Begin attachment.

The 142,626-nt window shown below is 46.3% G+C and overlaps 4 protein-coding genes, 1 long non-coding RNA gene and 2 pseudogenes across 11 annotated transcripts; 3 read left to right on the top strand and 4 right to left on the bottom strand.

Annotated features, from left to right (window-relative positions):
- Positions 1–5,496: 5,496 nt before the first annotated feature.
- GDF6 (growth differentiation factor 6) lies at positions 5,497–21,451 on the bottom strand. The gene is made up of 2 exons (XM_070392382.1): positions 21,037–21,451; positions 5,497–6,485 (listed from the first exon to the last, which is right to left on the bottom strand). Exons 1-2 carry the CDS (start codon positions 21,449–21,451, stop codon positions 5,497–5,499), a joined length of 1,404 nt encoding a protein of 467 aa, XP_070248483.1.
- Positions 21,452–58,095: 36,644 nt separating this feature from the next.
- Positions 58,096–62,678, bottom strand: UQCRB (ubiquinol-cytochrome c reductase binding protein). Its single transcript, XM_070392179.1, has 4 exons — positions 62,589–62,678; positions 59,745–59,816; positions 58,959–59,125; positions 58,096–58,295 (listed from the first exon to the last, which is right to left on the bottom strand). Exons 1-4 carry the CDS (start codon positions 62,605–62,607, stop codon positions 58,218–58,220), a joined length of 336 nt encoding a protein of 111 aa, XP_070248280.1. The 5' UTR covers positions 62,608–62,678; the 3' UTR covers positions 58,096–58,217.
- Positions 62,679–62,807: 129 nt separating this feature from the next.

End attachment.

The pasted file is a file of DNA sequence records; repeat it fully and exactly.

The 142,626-nt window shown below is 46.3% G+C and overlaps 4 protein-coding genes, 1 long non-coding RNA gene and 2 pseudogenes across 11 annotated transcripts; 3 read left to right on the top strand and 4 right to left on the bottom strand.

Annotated features, from left to right (window-relative positions):
- Positions 1–5,496: 5,496 nt before the first annotated feature.
- GDF6 (growth differentiation factor 6) lies at positions 5,497–21,451 on the bottom strand. The gene is made up of 2 exons (XM_070392382.1): positions 21,037–21,451; positions 5,497–6,485 (listed from the first exon to the last, which is right to left on the bottom strand). Exons 1-2 carry the CDS (start codon positions 21,449–21,451, stop codon positions 5,497–5,499), a joined length of 1,404 nt encoding a protein of 467 aa, XP_070248483.1.
- Positions 21,452–58,095: 36,644 nt separating this feature from the next.
- Positions 58,096–62,678, bottom strand: UQCRB (ubiquinol-cytochrome c reductase binding protein). Its single transcript, XM_070392179.1, has 4 exons — positions 62,589–62,678; positions 59,745–59,816; positions 58,959–59,125; positions 58,096–58,295 (listed from the first exon to the last, which is right to left on the bottom strand). Exons 1-4 carry the CDS (start codon positions 62,605–62,607, stop codon positions 58,218–58,220), a joined length of 336 nt encoding a protein of 111 aa, XP_070248280.1. The 5' UTR covers positions 62,608–62,678; the 3' UTR covers positions 58,096–58,217.
- Positions 62,679–62,807: 129 nt separating this feature from the next.